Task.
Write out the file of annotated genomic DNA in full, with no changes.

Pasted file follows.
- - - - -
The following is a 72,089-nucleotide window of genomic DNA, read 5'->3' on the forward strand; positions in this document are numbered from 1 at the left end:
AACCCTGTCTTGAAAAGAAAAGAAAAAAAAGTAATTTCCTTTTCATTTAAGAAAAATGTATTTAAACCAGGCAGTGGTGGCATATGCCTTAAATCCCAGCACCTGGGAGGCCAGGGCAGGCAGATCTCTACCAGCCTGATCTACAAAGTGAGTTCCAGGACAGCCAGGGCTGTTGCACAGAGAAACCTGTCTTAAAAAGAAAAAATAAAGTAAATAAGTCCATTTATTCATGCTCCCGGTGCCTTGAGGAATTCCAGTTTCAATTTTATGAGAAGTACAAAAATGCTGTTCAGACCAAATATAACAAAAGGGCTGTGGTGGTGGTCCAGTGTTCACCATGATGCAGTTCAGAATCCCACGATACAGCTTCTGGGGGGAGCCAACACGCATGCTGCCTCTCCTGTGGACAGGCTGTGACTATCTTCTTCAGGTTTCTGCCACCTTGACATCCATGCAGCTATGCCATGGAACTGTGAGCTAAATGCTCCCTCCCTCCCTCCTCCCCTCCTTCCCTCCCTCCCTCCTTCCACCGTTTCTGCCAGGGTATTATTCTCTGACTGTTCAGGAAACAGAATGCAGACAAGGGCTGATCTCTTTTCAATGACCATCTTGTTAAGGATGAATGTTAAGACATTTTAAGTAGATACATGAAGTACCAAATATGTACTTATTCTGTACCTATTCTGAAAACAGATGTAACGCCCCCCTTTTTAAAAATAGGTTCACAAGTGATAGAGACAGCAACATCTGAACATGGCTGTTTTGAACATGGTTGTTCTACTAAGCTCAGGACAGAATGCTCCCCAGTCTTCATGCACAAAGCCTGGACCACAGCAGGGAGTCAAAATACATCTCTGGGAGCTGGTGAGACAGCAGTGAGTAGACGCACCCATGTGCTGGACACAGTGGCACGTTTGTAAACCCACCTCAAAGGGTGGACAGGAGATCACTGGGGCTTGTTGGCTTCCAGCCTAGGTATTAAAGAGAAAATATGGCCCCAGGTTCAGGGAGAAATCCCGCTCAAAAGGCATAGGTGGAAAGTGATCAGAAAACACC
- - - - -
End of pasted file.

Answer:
The following is a 72,089-nucleotide window of genomic DNA, read 5'->3' on the forward strand; positions in this document are numbered from 1 at the left end:
AACCCTGTCTTGAAAAGAAAAGAAAAAAAAGTAATTTCCTTTTCATTTAAGAAAAATGTATTTAAACCAGGCAGTGGTGGCATATGCCTTAAATCCCAGCACCTGGGAGGCCAGGGCAGGCAGATCTCTACCAGCCTGATCTACAAAGTGAGTTCCAGGACAGCCAGGGCTGTTGCACAGAGAAACCTGTCTTAAAAAGAAAAAATAAAGTAAATAAGTCCATTTATTCATGCTCCCGGTGCCTTGAGGAATTCCAGTTTCAATTTTATGAGAAGTACAAAAATGCTGTTCAGACCAAATATAACAAAAGGGCTGTGGTGGTGGTCCAGTGTTCACCATGATGCAGTTCAGAATCCCACGATACAGCTTCTGGGGGGAGCCAACACGCATGCTGCCTCTCCTGTGGACAGGCTGTGACTATCTTCTTCAGGTTTCTGCCACCTTGACATCCATGCAGCTATGCCATGGAACTGTGAGCTAAATGCTCCCTCCCTCCCTCCTCCCCTCCTTCCCTCCCTCCCTCCTTCCACCGTTTCTGCCAGGGTATTATTCTCTGACTGTTCAGGAAACAGAATGCAGACAAGGGCTGATCTCTTTTCAATGACCATCTTGTTAAGGATGAATGTTAAGACATTTTAAGTAGATACATGAAGTACCAAATATGTACTTATTCTGTACCTATTCTGAAAACAGATGTAACGCCCCCCTTTTTAAAAATAGGTTCACAAGTGATAGAGACAGCAACATCTGAACATGGCTGTTTTGAACATGGTTGTTCTACTAAGCTCAGGACAGAATGCTCCCCAGTCTTCATGCACAAAGCCTGGACCACAGCAGGGAGTCAAAATACATCTCTGGGAGCTGGTGAGACAGCAGTGAGTAGACGCACCCATGTGCTGGACACAGTGGCACGTTTGTAAACCCACCTCAAAGGGTGGACAGGAGATCACTGGGGCTTGTTGGCTTCCAGCCTAGGTATTAAAGAGAAAATATGGCCCCAGGTTCAGGGAGAAATCCCGCTCAAAAGGCATAGGTGGAAAGTGATCAGAAAACACC